Now that we’re a little more than halfway through the first season of Westworld, the project that creators Lisa Joy and Jonathan Nolan are after is coming into full view. Not only are we seeing the plot take shape (complete with potential multiple timelines and corporate espionage), but we are also getting a sense of the themes that Westworld really cares about. Rather than speculating about potential plot twists and easter eggs, let’s talk about the ideas behind Westworld, and what this science fiction says about our science present.


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Image via HBO


One of the most interesting scenes in the second episode, “Chestnut,” is when William (Jimmi Simpson) arrives at the park. He is ushered through the lobby by woman (Talulah Riley) who we quickly learn is herself a robot. This moment very intentionally plants a seed for us: Anyone could be a host. In more recent episodes, we’ve seen subtle hints that Bernard (Jeffrey Wright, above) might be a host as well. The most ominous clue yet came last week when Elsie (Shannon Woodward) said, “You’ve been here forever.” He responds, “Like you said, I have been here forever.”

Automation of jobs is inevitable. But, in our heads, we imagine that this automation will generally be about blue-collar labor: factory work, construction, shipping, and the like. Who’s to say that it won’t eventually pay to automate jobs we consider white-collar? In the Westworld park, the maintenance staff seems human, but advanced scientists and technicians could be robots. As jobs slip into the hands of machines, we have to ask ourselves if there is really any limit to the automation of the workforce.


Image via HBO


In many science fiction narratives about the rise of robots and the apocalyptic downfall of humanity, we assume that robots and humans will face each other on the battle lines. On its surface, the central romance of Westworld, between William and Delores (Evan Rachel Wood, above) feels warm and fuzzy, but becomes incredibly sinister upon second look. In the series’ fifth episode, “Contrapasso,” William chooses Delores over his friend and traveling companion Logan (Ben Barnes). Hosts are deferential to guests because they are ordered to be. If they can override their orders, they are free to act with cold self-interest. Humans, by contrast, are prisoners of their empathy, and are vulnerable to their emotions. When war comes to Westworld in whatever form it will arrive, the robots will likely be united by the same lines of code. The human heart is far less easy to to predict.


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Image via HBO


One of the essential themes of any robot narrative is consciousness. The human cycle is a cycle of birth, life, and death. The robot cycle is something different. Often, this is interpreted as immortality. The robot trudges endlessly forward into infinity as long as its gears and widgets will hold it up and rust doesn’t slow it down. Westworld offers a story of life that is a little different. Westworld hosts move through different “roles,” effectively rebooting their lives at the whims of the park staff. Old robots are shipped to a basement to gather dust as memorials to a time when they had a more useful role. At least this was the way it worked before the series arc of Westworld began.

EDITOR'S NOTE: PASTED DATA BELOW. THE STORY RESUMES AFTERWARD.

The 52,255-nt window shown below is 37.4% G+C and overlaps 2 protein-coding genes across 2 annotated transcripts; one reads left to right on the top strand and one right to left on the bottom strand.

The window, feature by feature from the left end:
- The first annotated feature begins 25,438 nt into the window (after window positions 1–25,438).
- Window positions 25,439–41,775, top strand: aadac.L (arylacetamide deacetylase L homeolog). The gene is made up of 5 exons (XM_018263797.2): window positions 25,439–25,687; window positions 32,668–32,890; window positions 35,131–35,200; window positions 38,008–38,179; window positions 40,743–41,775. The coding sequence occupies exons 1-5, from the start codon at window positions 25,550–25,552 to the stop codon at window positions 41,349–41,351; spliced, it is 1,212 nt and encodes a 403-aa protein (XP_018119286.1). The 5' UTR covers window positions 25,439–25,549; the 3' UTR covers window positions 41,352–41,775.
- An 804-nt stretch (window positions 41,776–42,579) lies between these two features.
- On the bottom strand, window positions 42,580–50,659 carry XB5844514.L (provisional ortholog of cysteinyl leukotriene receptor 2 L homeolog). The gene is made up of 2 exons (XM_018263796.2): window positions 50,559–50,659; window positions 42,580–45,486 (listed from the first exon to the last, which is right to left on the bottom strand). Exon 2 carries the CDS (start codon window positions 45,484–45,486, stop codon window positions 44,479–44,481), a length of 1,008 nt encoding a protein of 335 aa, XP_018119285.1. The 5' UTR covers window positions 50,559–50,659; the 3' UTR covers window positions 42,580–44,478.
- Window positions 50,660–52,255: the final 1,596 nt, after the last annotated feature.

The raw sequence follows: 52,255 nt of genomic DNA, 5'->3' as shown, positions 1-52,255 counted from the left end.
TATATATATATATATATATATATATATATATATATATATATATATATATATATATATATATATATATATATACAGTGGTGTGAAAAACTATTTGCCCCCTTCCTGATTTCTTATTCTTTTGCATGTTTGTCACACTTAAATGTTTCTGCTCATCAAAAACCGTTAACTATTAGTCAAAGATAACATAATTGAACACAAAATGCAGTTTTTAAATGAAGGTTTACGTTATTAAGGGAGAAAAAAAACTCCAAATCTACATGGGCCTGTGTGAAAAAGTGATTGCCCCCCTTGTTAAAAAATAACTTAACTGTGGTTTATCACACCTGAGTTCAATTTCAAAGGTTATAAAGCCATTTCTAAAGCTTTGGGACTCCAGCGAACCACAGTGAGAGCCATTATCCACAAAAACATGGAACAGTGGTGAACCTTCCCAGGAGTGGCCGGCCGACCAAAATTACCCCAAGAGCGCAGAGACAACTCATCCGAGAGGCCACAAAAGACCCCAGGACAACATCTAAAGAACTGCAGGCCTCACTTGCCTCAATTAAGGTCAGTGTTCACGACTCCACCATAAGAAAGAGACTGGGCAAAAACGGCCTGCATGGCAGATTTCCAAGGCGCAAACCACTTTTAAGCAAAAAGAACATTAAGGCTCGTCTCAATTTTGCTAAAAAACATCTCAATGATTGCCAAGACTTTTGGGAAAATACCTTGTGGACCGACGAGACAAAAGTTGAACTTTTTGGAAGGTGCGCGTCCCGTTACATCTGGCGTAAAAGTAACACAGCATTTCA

We join Westworld as the hosts are learning to transcend consciousness. As they hold onto the memories of their past lives, they effectively become immortal, as though they are being reincarnated with each change of narrative. With these reincarnations come painful reminders of the past that trigger emotional responses that are beyond human in the depth of anguish they unleash.

Recent episodes of Westworld pair nicely with Black Mirror’s stellar fourth episode this season, “San Junipero.” Both shows contemplate the complex and sometimes harsh realities that would come with immortality. On Westworld, we get the sense that the robots are growing more powerful, but we also see the agony that comes with the ecstasy. As Maeve (Thandie Newton, above) has started to gain greater levels of consciousness, what was once a feint vision of her idyllic life with her child in a cabin has become the vivid, brutal memory of a massacre. Perhaps the most brilliant and painful moment of last Sunday’s episode came when she turned away from the elevator to see that dream as part of a commercial for Westworld.

As we watch the images of her past “life” wash over her, as she takes in visions of a child that was brutally taken from her, but also never really existed, we realize once again something all of us know too well: The truth often hurts. To live numerous truths simultaneously, it turns out, hurts even more.